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Ontario Family Court rules against divorced father seeking to keep child from in-person schooling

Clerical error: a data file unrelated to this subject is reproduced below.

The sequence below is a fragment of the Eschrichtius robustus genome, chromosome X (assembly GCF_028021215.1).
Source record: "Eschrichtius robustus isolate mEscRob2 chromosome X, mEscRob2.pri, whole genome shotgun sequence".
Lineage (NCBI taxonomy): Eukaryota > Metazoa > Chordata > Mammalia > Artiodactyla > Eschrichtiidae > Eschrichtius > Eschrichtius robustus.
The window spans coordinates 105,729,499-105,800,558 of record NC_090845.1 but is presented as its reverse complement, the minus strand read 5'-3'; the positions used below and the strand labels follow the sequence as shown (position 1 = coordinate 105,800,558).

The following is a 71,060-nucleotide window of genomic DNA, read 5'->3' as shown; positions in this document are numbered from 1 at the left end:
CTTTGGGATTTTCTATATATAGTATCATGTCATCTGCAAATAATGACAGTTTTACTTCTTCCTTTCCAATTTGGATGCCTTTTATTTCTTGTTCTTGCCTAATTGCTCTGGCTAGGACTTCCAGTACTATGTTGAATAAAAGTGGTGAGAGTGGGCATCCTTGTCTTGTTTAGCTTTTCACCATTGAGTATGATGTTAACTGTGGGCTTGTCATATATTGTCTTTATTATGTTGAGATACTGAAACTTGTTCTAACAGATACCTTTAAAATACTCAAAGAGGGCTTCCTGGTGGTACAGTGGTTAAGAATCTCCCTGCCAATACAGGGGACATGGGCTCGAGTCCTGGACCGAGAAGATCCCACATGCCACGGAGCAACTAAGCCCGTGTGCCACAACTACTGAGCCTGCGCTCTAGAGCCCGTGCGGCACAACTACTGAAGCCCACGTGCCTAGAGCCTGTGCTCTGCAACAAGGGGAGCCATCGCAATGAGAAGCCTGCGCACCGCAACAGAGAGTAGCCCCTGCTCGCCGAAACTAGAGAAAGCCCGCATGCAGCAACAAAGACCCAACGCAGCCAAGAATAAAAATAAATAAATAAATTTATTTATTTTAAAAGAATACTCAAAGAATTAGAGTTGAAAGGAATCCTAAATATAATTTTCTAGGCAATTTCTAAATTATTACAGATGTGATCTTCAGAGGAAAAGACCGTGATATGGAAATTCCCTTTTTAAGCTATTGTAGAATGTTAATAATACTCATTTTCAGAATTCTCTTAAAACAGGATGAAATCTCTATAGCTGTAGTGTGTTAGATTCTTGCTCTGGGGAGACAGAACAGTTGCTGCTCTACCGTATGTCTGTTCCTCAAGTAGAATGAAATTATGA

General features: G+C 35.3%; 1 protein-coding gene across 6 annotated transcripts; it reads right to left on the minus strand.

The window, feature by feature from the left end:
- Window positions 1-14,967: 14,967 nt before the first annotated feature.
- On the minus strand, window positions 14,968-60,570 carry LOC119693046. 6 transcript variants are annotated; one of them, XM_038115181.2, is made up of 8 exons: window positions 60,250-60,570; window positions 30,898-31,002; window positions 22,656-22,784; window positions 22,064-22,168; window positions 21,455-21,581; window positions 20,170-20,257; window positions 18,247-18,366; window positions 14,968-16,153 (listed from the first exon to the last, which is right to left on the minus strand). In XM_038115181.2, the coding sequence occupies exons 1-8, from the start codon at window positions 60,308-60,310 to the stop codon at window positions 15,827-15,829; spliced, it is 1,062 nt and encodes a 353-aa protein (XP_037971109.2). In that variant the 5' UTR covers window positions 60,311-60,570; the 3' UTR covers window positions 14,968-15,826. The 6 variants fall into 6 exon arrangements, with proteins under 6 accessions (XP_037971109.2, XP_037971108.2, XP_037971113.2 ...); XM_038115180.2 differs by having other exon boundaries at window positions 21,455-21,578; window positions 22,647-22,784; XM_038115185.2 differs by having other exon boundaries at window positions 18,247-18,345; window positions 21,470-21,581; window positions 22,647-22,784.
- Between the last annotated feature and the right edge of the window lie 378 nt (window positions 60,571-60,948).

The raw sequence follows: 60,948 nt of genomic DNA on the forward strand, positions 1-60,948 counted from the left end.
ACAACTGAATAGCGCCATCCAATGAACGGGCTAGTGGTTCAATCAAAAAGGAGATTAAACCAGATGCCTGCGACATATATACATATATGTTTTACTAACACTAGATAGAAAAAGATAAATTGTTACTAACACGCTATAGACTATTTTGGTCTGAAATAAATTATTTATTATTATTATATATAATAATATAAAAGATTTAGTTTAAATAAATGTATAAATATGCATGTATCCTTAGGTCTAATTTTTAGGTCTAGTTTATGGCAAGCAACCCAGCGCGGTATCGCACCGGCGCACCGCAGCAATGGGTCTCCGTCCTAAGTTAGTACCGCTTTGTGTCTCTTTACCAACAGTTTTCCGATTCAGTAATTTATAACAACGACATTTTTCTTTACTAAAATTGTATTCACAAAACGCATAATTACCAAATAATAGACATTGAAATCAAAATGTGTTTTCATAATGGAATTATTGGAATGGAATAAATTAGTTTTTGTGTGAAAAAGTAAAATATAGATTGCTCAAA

KAWARTHA LAKES: The Superior Court of Justice has ruled against a divorced father seeking to keep his child from attending school in person, in a major test of a custody issue coming up during the coronavirus pandemic. In a case watched closely by Russell Alexander Collaborative Family Lawyers, the court granted a temporary order that the child should be registered to attend school in-person, starting in September, reviewing the issue at Thanksgiving or later, or considering a compromise in which the student would attend school part of the day and be remote at another time. “The pandemic has changed the calculus for many parents about decisions on everything from schooling to family visits,” said Russell Alexander, the law firm’s founder. “We have been watching closely to see how the courts respond to these new concerns, and now we have a partial answer.” In Chase versus Chase, the court found, the decision to move ahead with in-person schooling was made by the education system in accordance with medical experts, and it fell within the Ontario government’s purview. While the father had raised concerns that reopening schools might be premature, requesting the child be taught at home until the safety protocols were proven successful, the court decided the school system was balancing those risks against students’ mental health, psychological, academic and social interests, as well as parents’ need for childcare. “In this case, the court didn’t side with either parent as much as it sided with the school system,” added Alexander. “Since no one in the family had any underlying health conditions that made it uniquely vulnerable, it seemed the court was unwilling to override the school’s decision based on the concerns of a single parent.”

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